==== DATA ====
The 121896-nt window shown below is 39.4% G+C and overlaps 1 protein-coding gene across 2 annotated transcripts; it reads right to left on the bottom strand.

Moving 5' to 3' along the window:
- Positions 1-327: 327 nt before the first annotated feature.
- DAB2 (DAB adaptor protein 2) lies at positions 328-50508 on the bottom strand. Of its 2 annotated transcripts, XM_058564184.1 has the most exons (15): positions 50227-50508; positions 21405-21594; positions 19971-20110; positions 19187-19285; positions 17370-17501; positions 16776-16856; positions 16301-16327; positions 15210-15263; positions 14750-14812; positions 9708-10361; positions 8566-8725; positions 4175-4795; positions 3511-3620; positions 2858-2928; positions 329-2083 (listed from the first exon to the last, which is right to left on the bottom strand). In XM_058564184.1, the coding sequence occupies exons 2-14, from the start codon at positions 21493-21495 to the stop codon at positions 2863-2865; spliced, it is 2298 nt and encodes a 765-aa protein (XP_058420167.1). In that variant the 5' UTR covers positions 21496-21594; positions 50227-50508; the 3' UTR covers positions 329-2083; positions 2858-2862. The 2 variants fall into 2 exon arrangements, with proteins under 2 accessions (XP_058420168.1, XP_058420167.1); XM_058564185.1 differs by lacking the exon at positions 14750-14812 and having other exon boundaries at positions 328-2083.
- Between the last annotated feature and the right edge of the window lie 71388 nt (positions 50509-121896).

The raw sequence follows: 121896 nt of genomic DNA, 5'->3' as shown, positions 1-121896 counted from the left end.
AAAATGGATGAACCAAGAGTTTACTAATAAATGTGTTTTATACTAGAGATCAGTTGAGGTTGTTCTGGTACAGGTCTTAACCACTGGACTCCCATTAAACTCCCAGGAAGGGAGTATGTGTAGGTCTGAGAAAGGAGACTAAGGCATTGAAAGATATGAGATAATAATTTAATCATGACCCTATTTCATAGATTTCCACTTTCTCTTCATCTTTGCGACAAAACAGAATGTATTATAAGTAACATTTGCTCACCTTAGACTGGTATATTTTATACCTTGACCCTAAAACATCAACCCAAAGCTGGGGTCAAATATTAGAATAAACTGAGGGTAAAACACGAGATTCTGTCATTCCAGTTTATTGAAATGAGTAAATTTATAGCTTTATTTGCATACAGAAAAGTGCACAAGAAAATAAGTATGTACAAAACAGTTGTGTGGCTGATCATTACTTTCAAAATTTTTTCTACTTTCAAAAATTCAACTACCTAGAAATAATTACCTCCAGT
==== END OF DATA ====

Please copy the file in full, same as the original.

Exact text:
The 121896-nt window shown below is 39.4% G+C and overlaps 1 protein-coding gene across 2 annotated transcripts; it reads right to left on the bottom strand.

Moving 5' to 3' along the window:
- Positions 1-327: 327 nt before the first annotated feature.
- DAB2 (DAB adaptor protein 2) lies at positions 328-50508 on the bottom strand. Of its 2 annotated transcripts, XM_058564184.1 has the most exons (15): positions 50227-50508; positions 21405-21594; positions 19971-20110; positions 19187-19285; positions 17370-17501; positions 16776-16856; positions 16301-16327; positions 15210-15263; positions 14750-14812; positions 9708-10361; positions 8566-8725; positions 4175-4795; positions 3511-3620; positions 2858-2928; positions 329-2083 (listed from the first exon to the last, which is right to left on the bottom strand). In XM_058564184.1, the coding sequence occupies exons 2-14, from the start codon at positions 21493-21495 to the stop codon at positions 2863-2865; spliced, it is 2298 nt and encodes a 765-aa protein (XP_058420167.1). In that variant the 5' UTR covers positions 21496-21594; positions 50227-50508; the 3' UTR covers positions 329-2083; positions 2858-2862. The 2 variants fall into 2 exon arrangements, with proteins under 2 accessions (XP_058420168.1, XP_058420167.1); XM_058564185.1 differs by lacking the exon at positions 14750-14812 and having other exon boundaries at positions 328-2083.
- Between the last annotated feature and the right edge of the window lie 71388 nt (positions 50509-121896).

The raw sequence follows: 121896 nt of genomic DNA, 5'->3' as shown, positions 1-121896 counted from the left end.
AAAATGGATGAACCAAGAGTTTACTAATAAATGTGTTTTATACTAGAGATCAGTTGAGGTTGTTCTGGTACAGGTCTTAACCACTGGACTCCCATTAAACTCCCAGGAAGGGAGTATGTGTAGGTCTGAGAAAGGAGACTAAGGCATTGAAAGATATGAGATAATAATTTAATCATGACCCTATTTCATAGATTTCCACTTTCTCTTCATCTTTGCGACAAAACAGAATGTATTATAAGTAACATTTGCTCACCTTAGACTGGTATATTTTATACCTTGACCCTAAAACATCAACCCAAAGCTGGGGTCAAATATTAGAATAAACTGAGGGTAAAACACGAGATTCTGTCATTCCAGTTTATTGAAATGAGTAAATTTATAGCTTTATTTGCATACAGAAAAGTGCACAAGAAAATAAGTATGTACAAAACAGTTGTGTGGCTGATCATTACTTTCAAAATTTTTTCTACTTTCAAAAATTCAACTACCTAGAAATAATTACCTCCAGT